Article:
Star Wars: X-Wing - Wave 8 Review


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Posted by Charlie on Apr 13, 2016

Each wave of X-Wing seems to have its own looming and distinct personality. The eighth iteration has two separate areas of focus - Star Wars: Rebels and the wretched Scum. The former has already been touched on and declared fair game with the release of the TIE Assault Carrier, a spectacular huge-sized ship that packs a punch. While the Scum faction certainly hasn't been ignored, it's still not quite up to snuff with the other two main forces.

Man, the Ghost is beautiful. This is one of the biggest large sized models to be released and the package even includes a small Phantom-class fighter that can be fielded separately or docked inside the VCX-100. We've seen this paired ship style already with Bossk's "Hound's Tooth" and I was a huge fan of ejecting the Z-95 in the dying breath of the hulking beast. Punching out of the cockpit of a freighter to zip around and throw some final blaster bolts at the enemy is entertaining as all get out.

With this new toy, however, you don't have to wait until it's torn apart to eject its snub fighter. With the Ghost and Phantom title cards, you can even utilize an extra firing arc from the rear of the VCX to simulate the little sucker throwing shots simultaneously with the larger ship. This unique ability is pretty wild and adds some heft and terror to the presence of the oversized vessel. It's also a huge thematic jolt to align with what we've seen in the Rebels Disney series and present that extra touch of care and focus we've come to expect from this excellent game. Paired with the Ghost from Rebels is the TIE Inquisitor, the TIE advanced prototype piloted by the dastardly villain from the recent series. The ship itself isn't particularly noteworthy mechanically, except for the inclusion of the Guidance Chips modification. This stellar upgrade allows you to convert one die result from a missile or torpedo into a hit, once per round. For zero points and the only real cost being your modification slot, this is an ordnance game changer and a huge push for the inclusion of more secondary weapons.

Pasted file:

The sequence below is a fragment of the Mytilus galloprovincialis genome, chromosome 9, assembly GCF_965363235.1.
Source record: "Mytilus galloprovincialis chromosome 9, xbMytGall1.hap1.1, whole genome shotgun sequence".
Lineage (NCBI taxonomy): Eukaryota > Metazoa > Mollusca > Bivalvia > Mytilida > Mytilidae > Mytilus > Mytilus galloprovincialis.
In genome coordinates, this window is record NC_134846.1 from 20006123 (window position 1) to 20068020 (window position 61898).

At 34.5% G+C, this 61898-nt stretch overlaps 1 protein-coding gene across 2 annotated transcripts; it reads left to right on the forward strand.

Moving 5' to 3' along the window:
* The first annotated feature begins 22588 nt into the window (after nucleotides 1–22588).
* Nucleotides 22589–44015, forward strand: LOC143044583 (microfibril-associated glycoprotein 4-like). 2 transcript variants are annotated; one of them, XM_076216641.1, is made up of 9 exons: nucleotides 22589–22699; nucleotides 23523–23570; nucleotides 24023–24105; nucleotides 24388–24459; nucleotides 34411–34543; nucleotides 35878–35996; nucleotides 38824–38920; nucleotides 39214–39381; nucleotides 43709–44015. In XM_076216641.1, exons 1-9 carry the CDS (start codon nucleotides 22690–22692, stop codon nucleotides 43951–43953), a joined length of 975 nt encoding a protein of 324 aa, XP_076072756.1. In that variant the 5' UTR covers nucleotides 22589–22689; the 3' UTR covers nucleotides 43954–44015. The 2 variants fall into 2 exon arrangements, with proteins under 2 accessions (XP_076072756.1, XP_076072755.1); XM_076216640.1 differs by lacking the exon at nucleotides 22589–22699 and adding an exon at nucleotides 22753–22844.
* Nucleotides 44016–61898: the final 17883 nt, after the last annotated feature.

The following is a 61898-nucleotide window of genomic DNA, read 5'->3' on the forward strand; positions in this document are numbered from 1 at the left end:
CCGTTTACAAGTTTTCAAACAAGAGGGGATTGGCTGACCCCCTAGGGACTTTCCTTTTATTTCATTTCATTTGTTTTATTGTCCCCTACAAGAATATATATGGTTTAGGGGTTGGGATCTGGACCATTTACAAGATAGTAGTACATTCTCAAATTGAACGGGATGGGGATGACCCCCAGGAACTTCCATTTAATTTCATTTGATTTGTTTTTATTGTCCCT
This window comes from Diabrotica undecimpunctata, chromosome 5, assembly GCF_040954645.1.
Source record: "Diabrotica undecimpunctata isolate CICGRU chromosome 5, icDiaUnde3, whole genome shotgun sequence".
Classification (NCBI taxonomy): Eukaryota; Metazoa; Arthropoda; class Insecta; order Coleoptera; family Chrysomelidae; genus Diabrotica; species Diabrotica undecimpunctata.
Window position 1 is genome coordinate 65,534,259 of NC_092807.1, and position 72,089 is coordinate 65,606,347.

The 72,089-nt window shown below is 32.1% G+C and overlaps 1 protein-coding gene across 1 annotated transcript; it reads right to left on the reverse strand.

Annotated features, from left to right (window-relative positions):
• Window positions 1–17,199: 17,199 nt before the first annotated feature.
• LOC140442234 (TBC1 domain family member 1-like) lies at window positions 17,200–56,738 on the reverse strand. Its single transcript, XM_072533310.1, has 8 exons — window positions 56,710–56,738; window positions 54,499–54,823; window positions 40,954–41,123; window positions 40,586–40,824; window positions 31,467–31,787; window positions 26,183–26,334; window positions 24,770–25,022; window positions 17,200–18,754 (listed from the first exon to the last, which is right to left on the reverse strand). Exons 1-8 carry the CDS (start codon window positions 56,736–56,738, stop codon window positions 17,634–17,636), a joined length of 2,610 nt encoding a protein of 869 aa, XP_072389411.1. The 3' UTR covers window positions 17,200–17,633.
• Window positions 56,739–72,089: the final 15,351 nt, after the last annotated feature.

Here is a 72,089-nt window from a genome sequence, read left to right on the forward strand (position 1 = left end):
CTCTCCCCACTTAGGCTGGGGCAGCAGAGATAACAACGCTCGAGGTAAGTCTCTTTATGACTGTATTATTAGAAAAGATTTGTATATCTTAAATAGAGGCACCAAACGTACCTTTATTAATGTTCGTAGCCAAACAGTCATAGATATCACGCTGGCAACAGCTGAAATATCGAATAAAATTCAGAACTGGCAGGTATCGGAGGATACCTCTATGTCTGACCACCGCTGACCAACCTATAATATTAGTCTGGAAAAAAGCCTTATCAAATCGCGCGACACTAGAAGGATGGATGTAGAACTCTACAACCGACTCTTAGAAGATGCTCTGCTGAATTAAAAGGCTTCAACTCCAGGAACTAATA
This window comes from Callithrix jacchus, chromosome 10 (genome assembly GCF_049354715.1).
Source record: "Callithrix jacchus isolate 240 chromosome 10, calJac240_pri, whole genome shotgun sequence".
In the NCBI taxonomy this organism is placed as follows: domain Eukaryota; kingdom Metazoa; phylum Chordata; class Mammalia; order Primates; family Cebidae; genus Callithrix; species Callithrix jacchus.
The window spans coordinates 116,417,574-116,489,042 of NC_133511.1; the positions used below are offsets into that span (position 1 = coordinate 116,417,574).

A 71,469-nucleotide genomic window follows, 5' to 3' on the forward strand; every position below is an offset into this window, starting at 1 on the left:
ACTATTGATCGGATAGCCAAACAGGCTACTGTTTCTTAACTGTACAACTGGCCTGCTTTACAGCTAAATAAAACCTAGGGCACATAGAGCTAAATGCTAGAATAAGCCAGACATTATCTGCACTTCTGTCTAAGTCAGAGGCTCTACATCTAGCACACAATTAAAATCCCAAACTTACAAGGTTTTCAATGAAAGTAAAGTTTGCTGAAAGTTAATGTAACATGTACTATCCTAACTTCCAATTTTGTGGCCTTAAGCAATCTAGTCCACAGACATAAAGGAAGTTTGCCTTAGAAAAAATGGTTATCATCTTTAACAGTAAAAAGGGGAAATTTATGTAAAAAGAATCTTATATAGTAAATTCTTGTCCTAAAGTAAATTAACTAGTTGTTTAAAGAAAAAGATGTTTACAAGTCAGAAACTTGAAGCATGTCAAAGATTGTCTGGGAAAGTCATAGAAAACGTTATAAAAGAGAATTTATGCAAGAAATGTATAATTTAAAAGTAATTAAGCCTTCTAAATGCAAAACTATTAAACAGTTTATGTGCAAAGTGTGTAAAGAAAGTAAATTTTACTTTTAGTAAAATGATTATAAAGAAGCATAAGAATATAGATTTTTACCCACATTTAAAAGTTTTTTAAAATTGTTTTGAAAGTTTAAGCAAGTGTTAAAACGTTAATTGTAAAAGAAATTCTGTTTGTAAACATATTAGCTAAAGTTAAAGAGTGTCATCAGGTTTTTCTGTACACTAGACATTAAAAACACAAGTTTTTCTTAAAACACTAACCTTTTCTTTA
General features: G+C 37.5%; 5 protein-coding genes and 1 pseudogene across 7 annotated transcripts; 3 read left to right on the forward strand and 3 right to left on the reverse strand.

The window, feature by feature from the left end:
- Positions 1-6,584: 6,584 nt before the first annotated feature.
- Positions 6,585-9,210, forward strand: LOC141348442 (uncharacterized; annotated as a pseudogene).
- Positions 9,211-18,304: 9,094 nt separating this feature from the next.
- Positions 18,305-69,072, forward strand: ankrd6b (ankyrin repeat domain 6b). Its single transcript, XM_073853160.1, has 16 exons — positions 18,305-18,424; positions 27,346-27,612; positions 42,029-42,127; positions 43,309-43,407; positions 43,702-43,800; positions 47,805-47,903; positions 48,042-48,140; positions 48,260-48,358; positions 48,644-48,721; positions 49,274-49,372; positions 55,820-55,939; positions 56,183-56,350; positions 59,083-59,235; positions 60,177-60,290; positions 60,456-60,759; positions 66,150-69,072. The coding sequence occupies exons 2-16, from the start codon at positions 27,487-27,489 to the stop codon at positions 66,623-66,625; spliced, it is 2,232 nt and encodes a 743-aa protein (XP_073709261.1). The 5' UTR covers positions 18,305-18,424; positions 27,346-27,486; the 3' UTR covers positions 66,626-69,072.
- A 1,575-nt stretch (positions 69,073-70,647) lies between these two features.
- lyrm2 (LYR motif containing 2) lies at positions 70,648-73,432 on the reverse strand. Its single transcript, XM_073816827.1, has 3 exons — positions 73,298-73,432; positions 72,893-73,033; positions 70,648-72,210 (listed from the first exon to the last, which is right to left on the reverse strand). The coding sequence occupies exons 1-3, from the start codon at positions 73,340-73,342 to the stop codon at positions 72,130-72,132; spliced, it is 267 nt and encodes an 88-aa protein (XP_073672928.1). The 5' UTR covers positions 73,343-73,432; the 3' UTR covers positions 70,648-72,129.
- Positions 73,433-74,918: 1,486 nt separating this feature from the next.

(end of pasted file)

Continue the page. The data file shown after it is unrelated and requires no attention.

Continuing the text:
The use of ordnance has long been criticized in X-Wing as too risky and not generally worth the points value each piece of equipment costs. The design team has slowly edged towards leveling the playing field by implementing ships that can equip additional payloads for cheap prices (TIE Punisher and K-Wing), or by extending the life of torpedoes (munitions failsafe). However, nothing has been as direct and affirming as Guidance Chips which have managed to directly move the needle.

Both of these ships also deliver on the fact that it's hugely entertaining being able to hop into the persona of our favorite Rebels characters Ezra, Chopper, and the Inquisitor. You can re-enact your favorite scenes and forge new stories. There's legitimate attraction to on-screen presence and we're not stuck utilizing lame generics or nobodies.